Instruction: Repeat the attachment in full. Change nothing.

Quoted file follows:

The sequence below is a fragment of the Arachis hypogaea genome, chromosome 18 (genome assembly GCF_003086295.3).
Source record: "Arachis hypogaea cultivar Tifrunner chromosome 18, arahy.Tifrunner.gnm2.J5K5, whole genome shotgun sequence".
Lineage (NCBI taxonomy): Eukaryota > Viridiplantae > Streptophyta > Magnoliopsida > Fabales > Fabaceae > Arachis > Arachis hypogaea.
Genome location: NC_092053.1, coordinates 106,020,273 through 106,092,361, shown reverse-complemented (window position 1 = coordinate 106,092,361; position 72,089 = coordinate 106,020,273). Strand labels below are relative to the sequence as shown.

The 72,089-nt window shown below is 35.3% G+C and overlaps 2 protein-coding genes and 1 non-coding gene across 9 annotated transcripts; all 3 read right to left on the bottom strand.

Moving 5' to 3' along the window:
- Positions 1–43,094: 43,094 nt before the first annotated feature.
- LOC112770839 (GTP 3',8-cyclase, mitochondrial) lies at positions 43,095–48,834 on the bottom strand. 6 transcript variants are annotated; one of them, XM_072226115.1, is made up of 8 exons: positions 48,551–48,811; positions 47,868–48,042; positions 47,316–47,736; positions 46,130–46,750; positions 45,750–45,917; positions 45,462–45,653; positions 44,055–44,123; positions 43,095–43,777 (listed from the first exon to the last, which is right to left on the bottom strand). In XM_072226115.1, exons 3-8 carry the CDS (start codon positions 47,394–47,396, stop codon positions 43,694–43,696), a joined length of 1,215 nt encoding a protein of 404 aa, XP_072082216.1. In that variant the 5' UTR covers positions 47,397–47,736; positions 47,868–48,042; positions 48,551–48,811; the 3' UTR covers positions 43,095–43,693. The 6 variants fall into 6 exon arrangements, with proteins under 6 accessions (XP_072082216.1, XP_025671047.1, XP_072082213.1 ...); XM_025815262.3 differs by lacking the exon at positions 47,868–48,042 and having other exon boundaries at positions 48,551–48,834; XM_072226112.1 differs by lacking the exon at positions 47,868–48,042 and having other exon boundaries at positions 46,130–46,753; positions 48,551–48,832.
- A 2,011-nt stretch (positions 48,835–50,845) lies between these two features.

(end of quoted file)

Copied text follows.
The sequence below is a fragment of the Arachis hypogaea genome, chromosome 18 (genome assembly GCF_003086295.3).
Source record: "Arachis hypogaea cultivar Tifrunner chromosome 18, arahy.Tifrunner.gnm2.J5K5, whole genome shotgun sequence".
Lineage (NCBI taxonomy): Eukaryota > Viridiplantae > Streptophyta > Magnoliopsida > Fabales > Fabaceae > Arachis > Arachis hypogaea.
Genome location: NC_092053.1, coordinates 106,020,273 through 106,092,361, shown reverse-complemented (window position 1 = coordinate 106,092,361; position 72,089 = coordinate 106,020,273). Strand labels below are relative to the sequence as shown.

The 72,089-nt window shown below is 35.3% G+C and overlaps 2 protein-coding genes and 1 non-coding gene across 9 annotated transcripts; all 3 read right to left on the bottom strand.

Moving 5' to 3' along the window:
- Positions 1–43,094: 43,094 nt before the first annotated feature.
- LOC112770839 (GTP 3',8-cyclase, mitochondrial) lies at positions 43,095–48,834 on the bottom strand. 6 transcript variants are annotated; one of them, XM_072226115.1, is made up of 8 exons: positions 48,551–48,811; positions 47,868–48,042; positions 47,316–47,736; positions 46,130–46,750; positions 45,750–45,917; positions 45,462–45,653; positions 44,055–44,123; positions 43,095–43,777 (listed from the first exon to the last, which is right to left on the bottom strand). In XM_072226115.1, exons 3-8 carry the CDS (start codon positions 47,394–47,396, stop codon positions 43,694–43,696), a joined length of 1,215 nt encoding a protein of 404 aa, XP_072082216.1. In that variant the 5' UTR covers positions 47,397–47,736; positions 47,868–48,042; positions 48,551–48,811; the 3' UTR covers positions 43,095–43,693. The 6 variants fall into 6 exon arrangements, with proteins under 6 accessions (XP_072082216.1, XP_025671047.1, XP_072082213.1 ...); XM_025815262.3 differs by lacking the exon at positions 47,868–48,042 and having other exon boundaries at positions 48,551–48,834; XM_072226112.1 differs by lacking the exon at positions 47,868–48,042 and having other exon boundaries at positions 46,130–46,753; positions 48,551–48,832.
- A 2,011-nt stretch (positions 48,835–50,845) lies between these two features.